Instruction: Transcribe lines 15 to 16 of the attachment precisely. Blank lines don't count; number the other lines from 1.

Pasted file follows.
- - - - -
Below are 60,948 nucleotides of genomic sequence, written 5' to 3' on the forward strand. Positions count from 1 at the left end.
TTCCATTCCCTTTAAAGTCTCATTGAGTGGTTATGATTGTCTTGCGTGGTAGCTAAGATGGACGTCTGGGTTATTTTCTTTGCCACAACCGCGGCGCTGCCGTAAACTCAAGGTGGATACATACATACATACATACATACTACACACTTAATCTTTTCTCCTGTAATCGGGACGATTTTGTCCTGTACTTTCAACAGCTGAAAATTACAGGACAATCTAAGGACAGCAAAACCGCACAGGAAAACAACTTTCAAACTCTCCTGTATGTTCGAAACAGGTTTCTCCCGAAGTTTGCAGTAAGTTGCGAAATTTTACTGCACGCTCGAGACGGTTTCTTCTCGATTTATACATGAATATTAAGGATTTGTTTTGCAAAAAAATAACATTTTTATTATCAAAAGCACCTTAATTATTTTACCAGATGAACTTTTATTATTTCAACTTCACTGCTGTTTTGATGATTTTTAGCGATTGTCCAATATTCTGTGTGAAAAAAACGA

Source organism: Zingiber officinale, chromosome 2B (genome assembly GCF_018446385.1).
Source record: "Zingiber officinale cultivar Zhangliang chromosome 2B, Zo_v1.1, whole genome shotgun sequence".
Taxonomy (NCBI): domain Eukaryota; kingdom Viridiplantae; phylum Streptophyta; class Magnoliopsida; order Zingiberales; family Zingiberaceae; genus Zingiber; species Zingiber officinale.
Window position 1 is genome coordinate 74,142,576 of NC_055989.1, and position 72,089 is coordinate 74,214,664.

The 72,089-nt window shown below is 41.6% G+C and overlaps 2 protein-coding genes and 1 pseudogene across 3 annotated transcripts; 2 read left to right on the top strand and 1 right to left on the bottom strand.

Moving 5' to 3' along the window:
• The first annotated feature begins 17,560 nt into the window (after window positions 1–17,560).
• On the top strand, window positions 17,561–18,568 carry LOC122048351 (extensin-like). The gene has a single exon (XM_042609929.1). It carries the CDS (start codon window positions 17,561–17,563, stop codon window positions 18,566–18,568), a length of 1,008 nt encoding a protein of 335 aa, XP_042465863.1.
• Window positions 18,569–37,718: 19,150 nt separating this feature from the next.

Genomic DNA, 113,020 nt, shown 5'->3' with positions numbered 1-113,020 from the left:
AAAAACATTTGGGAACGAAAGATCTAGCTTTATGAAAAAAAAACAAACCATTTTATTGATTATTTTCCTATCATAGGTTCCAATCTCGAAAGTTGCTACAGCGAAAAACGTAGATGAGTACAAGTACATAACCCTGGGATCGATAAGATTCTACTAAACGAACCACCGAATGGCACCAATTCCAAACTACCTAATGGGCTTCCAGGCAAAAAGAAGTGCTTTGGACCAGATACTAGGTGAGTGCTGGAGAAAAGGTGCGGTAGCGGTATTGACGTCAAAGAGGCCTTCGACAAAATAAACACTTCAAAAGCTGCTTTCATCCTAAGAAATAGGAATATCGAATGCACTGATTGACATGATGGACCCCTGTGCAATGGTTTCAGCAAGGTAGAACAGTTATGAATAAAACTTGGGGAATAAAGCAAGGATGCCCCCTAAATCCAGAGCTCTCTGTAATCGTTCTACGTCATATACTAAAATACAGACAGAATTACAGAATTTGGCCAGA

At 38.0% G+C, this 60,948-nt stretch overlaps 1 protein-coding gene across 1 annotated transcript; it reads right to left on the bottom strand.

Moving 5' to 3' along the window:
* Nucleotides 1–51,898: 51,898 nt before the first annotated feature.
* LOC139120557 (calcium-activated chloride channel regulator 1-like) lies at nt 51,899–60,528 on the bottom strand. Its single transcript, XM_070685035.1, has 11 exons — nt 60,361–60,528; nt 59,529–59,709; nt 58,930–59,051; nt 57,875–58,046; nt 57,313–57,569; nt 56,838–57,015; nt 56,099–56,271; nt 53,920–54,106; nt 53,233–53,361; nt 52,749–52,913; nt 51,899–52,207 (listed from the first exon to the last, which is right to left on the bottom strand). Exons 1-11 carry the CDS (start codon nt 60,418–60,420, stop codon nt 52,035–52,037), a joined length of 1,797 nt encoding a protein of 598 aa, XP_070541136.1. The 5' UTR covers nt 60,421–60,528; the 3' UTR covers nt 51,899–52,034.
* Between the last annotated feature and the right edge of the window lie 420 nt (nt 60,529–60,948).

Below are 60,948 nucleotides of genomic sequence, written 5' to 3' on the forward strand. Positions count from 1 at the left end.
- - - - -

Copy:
Moving 5' to 3' along the window:
* Nucleotides 1–51,898: 51,898 nt before the first annotated feature.